Azucena Rodriguez: DACA Student Graduate

In 2012, a young mother with small children tried to come back to school and finish her high school education. She took the entrance exams and received the sad news that she had “zero knowledge” and “needed to go back to middle school”. She felt disappointed and ignorant.

Azucena left the school, and a friend referred her to Literacy Connections of Wayne County. That’s where she met Brandy Ross. Brandy was a member of the Air Force who volunteered her spare time to tutor at the center. “Brandy was tough,” Azucena said, “she gave lots of homework and took no excuses. One time I couldn’t finish my homework because my daughter was sick. She said, ‘Look, I need you to be serious with this. I want you to do your homework and next time, don’t even come if it’s not done.’ Then she walked out and left me to do the work.”

Brandy was demanding, but she wasn’t always so tough. Learning English as a second language, Azucena struggled with grammar and vocabulary. When she didn’t understand what a word meant, Brandy would look up different ways to explain the words to her. She bought her gifts to encourage her too like boxes of pencils and erasers and Dr. Seuss books.

Brandy Ross showed me a different way to see life, and she gave me hope. –Azucena Rodriguez

Azucena with Brandy Ross.jpg

Azucena (left) with Brandy Ross on the last day of her tutoring

Another person that helped during this time was the then director of Literacy Connections, Ms. Pat. Whenever Azucena got discouraged, Ms. Pat was there to encourage her and push her to find hope when there was no hope.

Ms. Pat taught me that the only thing that can stop you is yourself. –Azucena Rodriguez

Because of Pat and Brandy’s investment, Azucena got the knowledge–in a year–that she needed to enter the High School Equivalency program at Wayne Community College. That’s where I met her.

When I first met Azucena (pronounced as-zoo-see-nuh), I stumbled over her name. “Call me Lily,” she said with a smile, “that’s what it means anyway.” It was 2013, and I was fairly new to teaching. I began to look forward to seeing Lily’s bright, enthusiastic spirit in my classroom. She inspired her peers, and she inspired me.

Nevertheless, the need to work won out for her. Lily got offered a job that took her more and more away from school until, finally, she quit school altogether. “I knew school was important,” Azucena said, “but I didn’t realize how important it was to the big picture of what I wanted to do.” As the responsibilities of her job increased, so did the gnawing guilt of knowing that she was giving up on her education. She wondered how she could ever expect her children to finish school if she didn’t do so herself. She was making good money and moving into management, but she was working 24-7. “I felt like I was married to my work; I didn’t even realize how much I was tearing down my own body and hurting myself. It was crazy to work that much without rest.”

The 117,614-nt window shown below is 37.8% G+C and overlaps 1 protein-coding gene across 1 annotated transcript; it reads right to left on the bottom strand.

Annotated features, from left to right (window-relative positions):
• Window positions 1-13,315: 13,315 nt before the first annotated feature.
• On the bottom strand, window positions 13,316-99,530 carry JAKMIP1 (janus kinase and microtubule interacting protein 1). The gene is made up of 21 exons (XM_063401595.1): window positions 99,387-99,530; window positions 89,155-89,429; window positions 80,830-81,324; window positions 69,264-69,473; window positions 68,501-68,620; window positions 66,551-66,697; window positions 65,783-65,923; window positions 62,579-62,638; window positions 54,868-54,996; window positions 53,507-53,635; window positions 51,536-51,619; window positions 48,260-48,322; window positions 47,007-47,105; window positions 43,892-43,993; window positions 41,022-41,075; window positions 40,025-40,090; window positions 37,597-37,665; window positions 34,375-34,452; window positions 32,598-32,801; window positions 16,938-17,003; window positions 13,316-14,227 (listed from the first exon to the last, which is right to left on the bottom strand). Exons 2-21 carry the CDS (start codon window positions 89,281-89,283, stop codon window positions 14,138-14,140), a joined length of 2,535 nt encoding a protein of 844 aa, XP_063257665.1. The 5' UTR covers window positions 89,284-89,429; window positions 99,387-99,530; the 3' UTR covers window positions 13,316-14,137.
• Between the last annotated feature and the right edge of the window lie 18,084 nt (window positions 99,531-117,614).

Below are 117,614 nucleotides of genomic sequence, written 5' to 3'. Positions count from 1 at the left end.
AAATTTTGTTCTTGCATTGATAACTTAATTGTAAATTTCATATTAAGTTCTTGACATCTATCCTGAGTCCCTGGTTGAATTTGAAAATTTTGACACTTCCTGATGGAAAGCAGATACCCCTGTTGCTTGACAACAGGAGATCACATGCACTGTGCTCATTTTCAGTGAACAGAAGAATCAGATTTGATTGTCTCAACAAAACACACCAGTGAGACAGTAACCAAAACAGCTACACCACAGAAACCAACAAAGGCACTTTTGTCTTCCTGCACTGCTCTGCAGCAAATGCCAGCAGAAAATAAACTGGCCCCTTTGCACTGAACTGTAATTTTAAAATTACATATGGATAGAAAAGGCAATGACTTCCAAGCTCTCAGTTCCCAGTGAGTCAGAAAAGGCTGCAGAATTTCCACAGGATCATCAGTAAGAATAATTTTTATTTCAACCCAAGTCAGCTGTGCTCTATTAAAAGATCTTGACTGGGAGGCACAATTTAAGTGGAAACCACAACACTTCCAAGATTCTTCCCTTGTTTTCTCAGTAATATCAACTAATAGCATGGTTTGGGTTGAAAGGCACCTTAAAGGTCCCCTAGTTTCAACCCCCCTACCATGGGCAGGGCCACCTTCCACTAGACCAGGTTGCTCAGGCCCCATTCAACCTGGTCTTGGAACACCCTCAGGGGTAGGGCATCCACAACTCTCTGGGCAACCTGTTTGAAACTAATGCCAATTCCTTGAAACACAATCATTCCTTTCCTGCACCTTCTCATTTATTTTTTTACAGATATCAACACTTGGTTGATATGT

Lily had the opportunity to meet some of the executives in the company that she worked for. It was at that point that she realized that she meant nothing more than the manual labor that got the job done for them. Education would make all the difference.

Lily had further confirmation of this idea when she discovered that her work permit would not be eligible for renewal unless she was enrolled in school. So, reluctantly or otherwise, Lily came back to us in November 2016.

Azucena was a focused and devoted student, but her resolve was different this time. This time she was staying till she finished her degree. She came to every class, led small groups, and worked over 80 hours online in supplemental work. She wasn’t the cheerful Lily from before either. She was pensive and angry at herself for ever letting go of her education in the first place. She was also annoyed by the apathy of her peers. She had seen the real world and how little it had to offer to someone without an education. Why didn’t they care more?

I thought that, in life, all you had to be was a hardworking person, but it’s not true. You need education to learn what you don’t know. Being a hard worker burns you (takes all your energy), knowledge doesn’t. Without school, you’re nobody. –Azucena Rodriguez

In May 2018, Azucena Rodriguez finally achieved her goal. She walked across the auditorium stage in her cap and gown and felt the pride of a dream being fulfilled. Her mother, husband, and three children were there to love and support her.


Azucena has some fun with grad pictures with her children (left to right): Miranda, Cruz, and Fabian

For now, Azucena is enjoying time with her family. She hopes to get a part-time job and come back to school for a degree in Industrial Systems Technology.


6 thoughts on “Azucena Rodriguez: DACA Student Graduate

  1. Thanks for sending me this information. I almost was in tears reading about her goal. Thank you it’s my turn now I’ll be back in school very soon. You’ll see

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    • Hello Brandy, Thank you for all you did to help Azucena and for reading this blog. I am thankful for all you did for her and the heart you showed by your donation of time to tutor. I would love to talk to you more about this if you are open to discussion. You can email me at


  2. congrats to Azucena for a job well done and sticking to it when your plate was so full already. Rebecca, what a privilege it must be to see your students come thru so much and come out a winner on the other side of things. This is the rewarding part of being a teacher. Wanda W.

    Liked by 1 person

  3. Pingback: Thoughts on Immigration and DACA – Rebecca Whitman

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